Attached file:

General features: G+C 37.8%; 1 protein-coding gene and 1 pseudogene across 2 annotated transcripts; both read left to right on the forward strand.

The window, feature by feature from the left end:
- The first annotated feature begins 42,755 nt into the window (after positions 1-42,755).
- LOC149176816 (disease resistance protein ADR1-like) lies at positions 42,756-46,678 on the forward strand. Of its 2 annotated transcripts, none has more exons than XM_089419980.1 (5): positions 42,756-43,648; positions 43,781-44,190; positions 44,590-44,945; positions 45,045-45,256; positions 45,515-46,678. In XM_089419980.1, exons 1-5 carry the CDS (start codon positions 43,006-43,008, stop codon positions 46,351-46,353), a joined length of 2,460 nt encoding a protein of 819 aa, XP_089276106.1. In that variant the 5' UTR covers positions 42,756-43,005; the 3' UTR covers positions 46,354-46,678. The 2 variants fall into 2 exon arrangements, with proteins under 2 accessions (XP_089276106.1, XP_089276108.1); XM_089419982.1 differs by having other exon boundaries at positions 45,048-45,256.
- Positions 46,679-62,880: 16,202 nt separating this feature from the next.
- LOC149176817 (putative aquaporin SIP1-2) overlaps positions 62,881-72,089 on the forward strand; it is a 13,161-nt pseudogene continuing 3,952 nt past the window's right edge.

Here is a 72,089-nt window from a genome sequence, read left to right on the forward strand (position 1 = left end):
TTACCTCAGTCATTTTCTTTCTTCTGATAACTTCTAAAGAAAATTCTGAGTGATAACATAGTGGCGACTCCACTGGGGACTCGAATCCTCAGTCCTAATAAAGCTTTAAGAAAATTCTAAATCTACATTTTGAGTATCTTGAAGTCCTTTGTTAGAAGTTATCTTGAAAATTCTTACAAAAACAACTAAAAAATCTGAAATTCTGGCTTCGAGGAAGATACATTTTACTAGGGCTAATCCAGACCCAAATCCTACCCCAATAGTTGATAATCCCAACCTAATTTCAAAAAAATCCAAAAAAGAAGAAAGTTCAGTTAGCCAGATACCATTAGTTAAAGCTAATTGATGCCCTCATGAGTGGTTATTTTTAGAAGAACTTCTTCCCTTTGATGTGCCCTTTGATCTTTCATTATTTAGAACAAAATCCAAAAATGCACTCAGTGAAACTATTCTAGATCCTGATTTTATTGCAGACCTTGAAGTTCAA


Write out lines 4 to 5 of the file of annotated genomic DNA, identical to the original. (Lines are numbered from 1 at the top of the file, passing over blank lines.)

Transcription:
- LOC149176816 (disease resistance protein ADR1-like) lies at positions 42,756-46,678 on the forward strand. Of its 2 annotated transcripts, none has more exons than XM_089419980.1 (5): positions 42,756-43,648; positions 43,781-44,190; positions 44,590-44,945; positions 45,045-45,256; positions 45,515-46,678. In XM_089419980.1, exons 1-5 carry the CDS (start codon positions 43,006-43,008, stop codon positions 46,351-46,353), a joined length of 2,460 nt encoding a protein of 819 aa, XP_089276106.1. In that variant the 5' UTR covers positions 42,756-43,005; the 3' UTR covers positions 46,354-46,678. The 2 variants fall into 2 exon arrangements, with proteins under 2 accessions (XP_089276106.1, XP_089276108.1); XM_089419982.1 differs by having other exon boundaries at positions 45,048-45,256.
- Positions 46,679-62,880: 16,202 nt separating this feature from the next.